"There's a lot that went into those numbers," Kiffin said.
Three very good players -- defensive end Everson Griffen, tailback Joe McKnight and wide receiver Damian Williams -- left early for the 2010 NFL draft.
Since the NCAA announced its penalties in June, four upperclassmen left to play at other schools without having to redshirt. That luxury is offered to those players who will run out of eligibility before an NCAA-imposed bowl ban expires. None of them came off the top line of the depth chart. But they helped provide depth.
Carroll did his protégé and successor no favors. USC hasn't signed more than 18 players in three of the past four seasons. Among the 34 players signed in the two Februarys are only four offensive linemen. One of them, Seantrel Henderson, the top recruit in the nation in 2010, is at the University of Miami. Kiffin released him from his commitment after the NCAA announced the penalties.
"There was some under-signing that went on here the last couple of years," Kiffin said.
And there was some bad luck. Two of the 17 signees in 2009, linebackers Frankie Telfort and Jarvis Jones, already have been declared unfit to play because of congenital medical problems.
"We're not talking about guys who are redshirting and aren't even available to play," Kiffin said. "We're redshirting another 10 guys or so. There's 57. All of a sudden, you get those three or four season-ending injuries, unfortunately, you're at 53. Well, there's your NFL roster: 53."
Looking at a de facto NFL-sized roster, Kiffin took a big risk. The Trojans are training like an NFL team. They hit in practice, but they don't go to the ground. They keep scrimmaging to a minimum.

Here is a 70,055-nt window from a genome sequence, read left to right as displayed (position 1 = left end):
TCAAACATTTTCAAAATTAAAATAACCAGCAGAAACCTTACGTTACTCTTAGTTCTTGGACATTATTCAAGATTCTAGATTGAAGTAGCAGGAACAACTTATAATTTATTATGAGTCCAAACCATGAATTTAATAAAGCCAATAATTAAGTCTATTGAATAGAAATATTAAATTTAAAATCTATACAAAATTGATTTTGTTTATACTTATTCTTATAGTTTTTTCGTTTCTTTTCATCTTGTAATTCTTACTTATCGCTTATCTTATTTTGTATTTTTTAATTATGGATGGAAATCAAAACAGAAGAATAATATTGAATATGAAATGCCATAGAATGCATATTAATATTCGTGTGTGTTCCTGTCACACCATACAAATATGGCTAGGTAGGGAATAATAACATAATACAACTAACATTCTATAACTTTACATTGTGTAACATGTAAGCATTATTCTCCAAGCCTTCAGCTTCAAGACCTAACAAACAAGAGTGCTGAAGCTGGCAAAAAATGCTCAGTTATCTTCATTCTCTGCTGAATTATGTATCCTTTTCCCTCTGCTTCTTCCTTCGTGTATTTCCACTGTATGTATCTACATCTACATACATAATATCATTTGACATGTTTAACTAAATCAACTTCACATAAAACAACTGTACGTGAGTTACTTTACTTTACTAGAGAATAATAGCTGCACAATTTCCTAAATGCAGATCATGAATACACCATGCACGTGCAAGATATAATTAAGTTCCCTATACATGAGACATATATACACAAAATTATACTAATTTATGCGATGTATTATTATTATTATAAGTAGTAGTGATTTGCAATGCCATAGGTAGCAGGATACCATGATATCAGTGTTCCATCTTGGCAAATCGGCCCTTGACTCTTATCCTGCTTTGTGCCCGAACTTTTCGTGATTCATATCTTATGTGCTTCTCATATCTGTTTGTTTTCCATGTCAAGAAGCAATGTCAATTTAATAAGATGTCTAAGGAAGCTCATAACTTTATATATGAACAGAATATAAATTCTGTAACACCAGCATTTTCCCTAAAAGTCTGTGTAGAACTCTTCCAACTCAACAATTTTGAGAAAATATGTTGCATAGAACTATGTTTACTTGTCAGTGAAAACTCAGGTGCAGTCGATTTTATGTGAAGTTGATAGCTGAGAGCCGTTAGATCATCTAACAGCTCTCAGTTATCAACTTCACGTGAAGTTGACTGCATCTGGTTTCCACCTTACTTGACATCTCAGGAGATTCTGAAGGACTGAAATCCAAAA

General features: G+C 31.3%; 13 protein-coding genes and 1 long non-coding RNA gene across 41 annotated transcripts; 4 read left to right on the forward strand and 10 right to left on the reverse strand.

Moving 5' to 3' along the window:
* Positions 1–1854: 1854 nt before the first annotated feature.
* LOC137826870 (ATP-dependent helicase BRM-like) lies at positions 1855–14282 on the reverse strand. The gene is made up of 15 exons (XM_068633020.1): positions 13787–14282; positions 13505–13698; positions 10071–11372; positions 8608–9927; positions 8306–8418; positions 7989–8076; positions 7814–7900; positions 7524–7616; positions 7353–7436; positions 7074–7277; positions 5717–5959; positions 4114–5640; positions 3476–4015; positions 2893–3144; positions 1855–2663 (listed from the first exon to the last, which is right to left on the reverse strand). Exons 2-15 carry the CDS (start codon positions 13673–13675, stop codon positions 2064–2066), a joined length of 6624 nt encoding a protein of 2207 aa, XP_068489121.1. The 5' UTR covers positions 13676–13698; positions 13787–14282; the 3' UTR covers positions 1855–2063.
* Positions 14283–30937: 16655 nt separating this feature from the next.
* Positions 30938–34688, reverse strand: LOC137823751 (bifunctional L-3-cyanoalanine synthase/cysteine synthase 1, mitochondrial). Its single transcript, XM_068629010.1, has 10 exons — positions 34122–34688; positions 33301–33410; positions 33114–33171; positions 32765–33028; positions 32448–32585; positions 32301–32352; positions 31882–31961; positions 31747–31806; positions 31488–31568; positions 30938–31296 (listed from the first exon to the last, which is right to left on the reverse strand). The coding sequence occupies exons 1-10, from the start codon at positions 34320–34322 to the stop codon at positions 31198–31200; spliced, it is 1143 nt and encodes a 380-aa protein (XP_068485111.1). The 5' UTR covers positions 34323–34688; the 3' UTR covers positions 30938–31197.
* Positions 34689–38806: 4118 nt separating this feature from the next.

"What we don't know is how our guys are going to play in the most game-like conditions," Kiffin said. We've got, outside of Shareece [Wright], an all-brand-new secondary. We don't really know what's going to happen when they have to make these tackles in the open field. We're going to play a bunch of freshmen who have never played a college football game before.
"Hopefully, they know what's going to happen," Kiffin said. "That's the tradeoff. Are those running backs going to hold onto the ball when they're taking big hits for four quarters of a game? They've hardly been hit at all."
That's not an issue on an NFL roster.
"Most of those 53 know what they're doing," Kiffin said. "I doubt Bill Belichick was real worried about whether Tedy Bruschi was going to tackle in the season opener."
Fans of "SportsCenter" Kiffin may be disappointed that the 35-year-old coach made such a calculated decision to limit contact in practices. It could be, at long last, a sign of maturity.
"I don't think I would have made that decision a few years ago, or even last year," Kiffin said. "I think I would have said: 'You know what? We're going to establish toughness no matter what. No matter how many people are injured or in the training room, if we have to practice with 22 guys, we're going to do it.' That's probably what I would have done before."